Graham Cunningham looks at the economic history of Britain and explores the movement away from the manufacturing industry. He explains why he believes this shift is not a good thing and how the 'entertainment culture' in Britain has left the country with a lack of understanding of significant economic concepts.
Dr Fred Hansen explores the growing issues with the NHS and examines what could be done to deal with them. He explains the need to bring the responsibility of healthcare back to the consumer and give them more control over healthcare. He picks up the issue of 'self care' and outlines why and how it could work.
By looking at various industries, Dr Madsen Pirie explores how through time certain products become cheaper and cheaper. He underlines how the the companies react to changes in their products price. For instance, how the music industry reacted as downloading tracks became free. As this keeps happening with more and more industries, how are they going to be able to support themselves?
In this report, part of the ASI's influential Road Map series, the authors seek to retain what is best about the NHS, in particular the fairness that it represents. The report is based on the principle that everyone should have high-quality healthcare free at the point of need, and assumes that most healthcare will continue to be funded through taxation. Nonetheless the authors also propose to unleash the power of enterprise and innovation in how healthcare is actually provided. This requires breaking through the ideological barricades - a public-private mixture is really the only way forward.
The effects of globalization on inflation are complicated and substantial research on this topic has been lacking, producing a level of uncertainty. This paper hopes to address four key aspects of the issue: how globalization is affecting prices, wages, asset prices and the overall implications for monetary policy. While in the long–run globalization tends to have a null effect on inflation as imbalances like wage–expectations and price arbitrage are corrected, in the short–run, the impact is more uncertain.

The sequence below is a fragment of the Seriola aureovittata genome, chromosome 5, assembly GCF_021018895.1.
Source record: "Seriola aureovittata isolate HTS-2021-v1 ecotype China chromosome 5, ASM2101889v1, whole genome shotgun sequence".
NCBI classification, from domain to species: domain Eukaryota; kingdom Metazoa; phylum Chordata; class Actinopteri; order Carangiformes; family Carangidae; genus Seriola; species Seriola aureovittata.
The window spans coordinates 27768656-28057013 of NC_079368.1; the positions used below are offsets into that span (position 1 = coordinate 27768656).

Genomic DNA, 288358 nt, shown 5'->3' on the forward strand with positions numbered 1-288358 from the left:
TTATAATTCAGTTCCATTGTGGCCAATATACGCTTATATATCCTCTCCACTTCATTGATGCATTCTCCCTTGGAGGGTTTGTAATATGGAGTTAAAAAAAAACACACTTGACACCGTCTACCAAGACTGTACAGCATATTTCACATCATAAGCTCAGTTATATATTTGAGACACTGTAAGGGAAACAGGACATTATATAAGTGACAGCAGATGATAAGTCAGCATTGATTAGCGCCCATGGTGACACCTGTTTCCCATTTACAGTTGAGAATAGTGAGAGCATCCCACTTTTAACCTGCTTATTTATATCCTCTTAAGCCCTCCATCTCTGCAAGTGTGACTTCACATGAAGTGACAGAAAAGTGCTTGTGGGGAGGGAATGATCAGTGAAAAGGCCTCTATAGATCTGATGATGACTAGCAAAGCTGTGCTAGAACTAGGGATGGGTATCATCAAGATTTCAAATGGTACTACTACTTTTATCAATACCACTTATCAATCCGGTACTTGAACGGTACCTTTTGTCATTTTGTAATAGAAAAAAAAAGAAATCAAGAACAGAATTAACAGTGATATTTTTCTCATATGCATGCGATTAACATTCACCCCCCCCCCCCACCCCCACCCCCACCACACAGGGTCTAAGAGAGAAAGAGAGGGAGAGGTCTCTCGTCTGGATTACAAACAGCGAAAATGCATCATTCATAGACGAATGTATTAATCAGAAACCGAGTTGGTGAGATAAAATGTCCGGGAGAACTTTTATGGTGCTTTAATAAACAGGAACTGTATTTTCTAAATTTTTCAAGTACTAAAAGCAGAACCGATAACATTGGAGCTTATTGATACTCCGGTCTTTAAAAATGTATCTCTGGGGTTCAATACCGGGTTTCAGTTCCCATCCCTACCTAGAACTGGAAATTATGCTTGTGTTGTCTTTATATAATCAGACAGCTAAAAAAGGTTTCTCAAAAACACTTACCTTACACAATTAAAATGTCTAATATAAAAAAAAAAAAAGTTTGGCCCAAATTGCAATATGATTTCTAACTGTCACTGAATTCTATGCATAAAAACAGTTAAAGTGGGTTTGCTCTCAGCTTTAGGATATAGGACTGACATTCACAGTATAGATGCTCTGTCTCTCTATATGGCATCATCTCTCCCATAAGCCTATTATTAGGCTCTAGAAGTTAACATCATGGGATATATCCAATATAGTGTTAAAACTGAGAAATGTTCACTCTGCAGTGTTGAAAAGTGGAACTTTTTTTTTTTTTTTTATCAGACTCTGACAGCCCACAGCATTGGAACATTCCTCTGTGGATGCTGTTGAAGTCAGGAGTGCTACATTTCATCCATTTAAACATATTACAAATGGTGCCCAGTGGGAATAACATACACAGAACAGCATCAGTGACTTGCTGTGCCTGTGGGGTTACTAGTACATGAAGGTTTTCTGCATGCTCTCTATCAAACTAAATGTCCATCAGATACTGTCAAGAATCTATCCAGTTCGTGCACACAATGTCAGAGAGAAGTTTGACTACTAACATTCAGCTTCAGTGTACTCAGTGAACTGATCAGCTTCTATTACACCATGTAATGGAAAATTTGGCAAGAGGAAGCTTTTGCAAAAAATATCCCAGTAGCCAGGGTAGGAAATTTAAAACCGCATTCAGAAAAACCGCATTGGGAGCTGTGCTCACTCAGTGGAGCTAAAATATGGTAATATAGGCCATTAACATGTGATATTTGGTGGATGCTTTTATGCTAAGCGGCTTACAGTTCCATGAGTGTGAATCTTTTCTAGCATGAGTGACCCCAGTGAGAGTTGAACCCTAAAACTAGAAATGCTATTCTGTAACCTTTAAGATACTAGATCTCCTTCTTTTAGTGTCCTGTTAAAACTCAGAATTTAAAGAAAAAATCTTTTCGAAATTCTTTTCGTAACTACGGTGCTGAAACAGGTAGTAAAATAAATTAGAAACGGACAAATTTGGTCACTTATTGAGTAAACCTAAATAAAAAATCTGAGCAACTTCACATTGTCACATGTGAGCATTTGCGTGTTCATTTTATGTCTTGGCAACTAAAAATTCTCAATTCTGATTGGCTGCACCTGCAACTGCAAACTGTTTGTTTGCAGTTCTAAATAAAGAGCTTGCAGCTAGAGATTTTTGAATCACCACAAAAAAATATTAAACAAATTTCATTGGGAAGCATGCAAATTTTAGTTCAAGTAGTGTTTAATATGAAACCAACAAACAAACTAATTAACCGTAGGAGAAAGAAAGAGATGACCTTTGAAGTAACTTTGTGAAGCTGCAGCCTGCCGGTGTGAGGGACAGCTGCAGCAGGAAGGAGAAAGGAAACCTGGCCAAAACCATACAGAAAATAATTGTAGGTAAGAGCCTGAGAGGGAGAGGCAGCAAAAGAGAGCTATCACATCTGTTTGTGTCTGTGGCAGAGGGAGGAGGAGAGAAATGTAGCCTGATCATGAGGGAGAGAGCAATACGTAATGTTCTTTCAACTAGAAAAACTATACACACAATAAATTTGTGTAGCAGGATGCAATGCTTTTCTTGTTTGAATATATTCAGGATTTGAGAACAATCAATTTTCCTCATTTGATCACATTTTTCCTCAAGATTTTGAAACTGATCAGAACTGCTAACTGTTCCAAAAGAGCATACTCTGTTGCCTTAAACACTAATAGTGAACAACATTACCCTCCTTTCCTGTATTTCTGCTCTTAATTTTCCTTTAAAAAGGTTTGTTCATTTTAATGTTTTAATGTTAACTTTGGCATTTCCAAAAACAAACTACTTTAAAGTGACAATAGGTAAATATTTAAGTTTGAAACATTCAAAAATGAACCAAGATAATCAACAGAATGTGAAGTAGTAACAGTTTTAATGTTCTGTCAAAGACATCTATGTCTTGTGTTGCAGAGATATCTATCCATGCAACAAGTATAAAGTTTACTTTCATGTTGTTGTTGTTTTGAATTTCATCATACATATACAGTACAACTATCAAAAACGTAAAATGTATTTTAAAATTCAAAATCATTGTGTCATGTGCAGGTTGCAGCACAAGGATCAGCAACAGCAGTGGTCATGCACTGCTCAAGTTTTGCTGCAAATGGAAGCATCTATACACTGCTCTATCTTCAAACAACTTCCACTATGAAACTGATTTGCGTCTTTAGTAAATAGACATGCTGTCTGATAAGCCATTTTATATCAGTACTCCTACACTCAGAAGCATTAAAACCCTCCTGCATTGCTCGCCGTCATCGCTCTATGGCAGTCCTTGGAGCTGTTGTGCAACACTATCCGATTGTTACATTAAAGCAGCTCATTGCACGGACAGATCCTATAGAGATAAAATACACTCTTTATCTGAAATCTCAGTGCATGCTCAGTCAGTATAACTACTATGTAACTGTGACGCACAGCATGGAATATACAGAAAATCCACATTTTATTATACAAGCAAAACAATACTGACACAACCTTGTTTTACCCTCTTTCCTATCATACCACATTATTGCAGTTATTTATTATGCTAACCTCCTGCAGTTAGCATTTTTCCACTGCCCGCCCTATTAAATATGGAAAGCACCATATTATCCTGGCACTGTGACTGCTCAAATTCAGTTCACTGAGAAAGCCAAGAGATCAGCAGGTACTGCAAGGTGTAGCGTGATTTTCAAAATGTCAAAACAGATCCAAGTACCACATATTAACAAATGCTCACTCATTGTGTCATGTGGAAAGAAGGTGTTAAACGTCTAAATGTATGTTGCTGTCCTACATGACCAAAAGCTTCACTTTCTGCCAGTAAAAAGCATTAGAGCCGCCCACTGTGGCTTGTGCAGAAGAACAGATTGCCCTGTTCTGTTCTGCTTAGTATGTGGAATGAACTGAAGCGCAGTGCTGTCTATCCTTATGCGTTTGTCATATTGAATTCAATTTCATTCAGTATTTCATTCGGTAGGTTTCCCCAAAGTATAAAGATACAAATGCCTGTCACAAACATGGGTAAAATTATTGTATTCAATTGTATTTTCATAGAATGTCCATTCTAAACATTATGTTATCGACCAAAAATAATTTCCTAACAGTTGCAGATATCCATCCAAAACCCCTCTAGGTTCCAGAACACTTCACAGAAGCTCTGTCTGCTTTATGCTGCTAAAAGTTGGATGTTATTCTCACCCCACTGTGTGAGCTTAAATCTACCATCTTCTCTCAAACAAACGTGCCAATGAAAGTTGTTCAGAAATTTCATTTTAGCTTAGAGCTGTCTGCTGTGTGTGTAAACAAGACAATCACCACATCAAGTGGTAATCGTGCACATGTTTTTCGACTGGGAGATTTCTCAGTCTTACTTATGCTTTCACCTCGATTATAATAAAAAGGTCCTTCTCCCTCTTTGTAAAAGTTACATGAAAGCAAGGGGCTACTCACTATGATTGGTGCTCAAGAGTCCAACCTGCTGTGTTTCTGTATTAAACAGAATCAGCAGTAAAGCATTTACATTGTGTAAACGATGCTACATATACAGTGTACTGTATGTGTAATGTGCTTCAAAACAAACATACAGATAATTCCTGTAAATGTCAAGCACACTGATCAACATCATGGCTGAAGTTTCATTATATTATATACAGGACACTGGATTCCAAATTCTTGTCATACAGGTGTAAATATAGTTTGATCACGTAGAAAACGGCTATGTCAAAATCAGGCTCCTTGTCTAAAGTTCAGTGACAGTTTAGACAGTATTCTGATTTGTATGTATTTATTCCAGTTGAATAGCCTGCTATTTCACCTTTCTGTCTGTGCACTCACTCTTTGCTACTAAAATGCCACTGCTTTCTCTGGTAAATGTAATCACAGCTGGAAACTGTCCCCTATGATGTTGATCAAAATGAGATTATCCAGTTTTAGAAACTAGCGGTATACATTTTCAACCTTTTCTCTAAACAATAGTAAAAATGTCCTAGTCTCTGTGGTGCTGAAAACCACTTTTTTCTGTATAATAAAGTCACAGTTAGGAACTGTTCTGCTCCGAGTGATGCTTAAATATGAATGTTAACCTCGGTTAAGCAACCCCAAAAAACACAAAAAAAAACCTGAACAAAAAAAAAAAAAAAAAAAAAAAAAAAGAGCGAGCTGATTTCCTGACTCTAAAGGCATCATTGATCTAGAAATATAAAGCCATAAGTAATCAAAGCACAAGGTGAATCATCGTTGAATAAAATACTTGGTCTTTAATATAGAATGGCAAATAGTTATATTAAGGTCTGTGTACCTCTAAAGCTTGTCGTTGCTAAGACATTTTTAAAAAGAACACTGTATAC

An insight into the Philosopher Economist who defined the Moral Foundation for the Free Market Economy.
For today's critics selfishness has been replaced by reference to greed and if that is not sufficiently colourful - "crass greed". "Greed is good" is even said to be the creed of the proponents of free markets and in today's universal media distribution this has gained widespread currency. Such negative perceptions of the market economy have the potential to undermine its moral foundation and therefore its general acceptance. However Smith shows a free market economy does not depend on greed; indeed, Smith's central notion of self-interest is quite different to greed.
The UK's e-government strategy is fragmented and producer driven , says Andrew Lomas, and will never deliver its full benefits to the public. By contract, tiny Estonia has re-thought its government systems around the new technology – resulting in much higher online access to government and great public satisfaction.
Rail's woes are due to bureaucracy, not privatization. It's time for the government to release the railway from its over burdening grip. A grip entrenched in regulation that has far too many officials, or any proper functionality. Iain Murray, the author, says that for the railways to work, "the train operation companies must be given more control, and have a major say in how station and track improvements are managed. This will lead to more customer-driven investment decisions," he insists, "providing in turn much more of what train users actually want."
In a question and answer format, Samuel Nguyen provides a case for a flat tax rate. He argues that it will not be as good for the rich as people think, but he feels the tax rate will be so much lower that the rich will actually pay it. Thus, he points out, the Government should have more to spend. He also looks in to whether this is the kind of policy Europe would want to advocate and answers confidently that this is the way forward.
Keith Boyfield picks up on the subject of regulation and how much the EU law is to blame for the significant legislation on British business. However, he explains why there is reason for optimism and how things could change for the better in terms of pulling back on excessive regulation.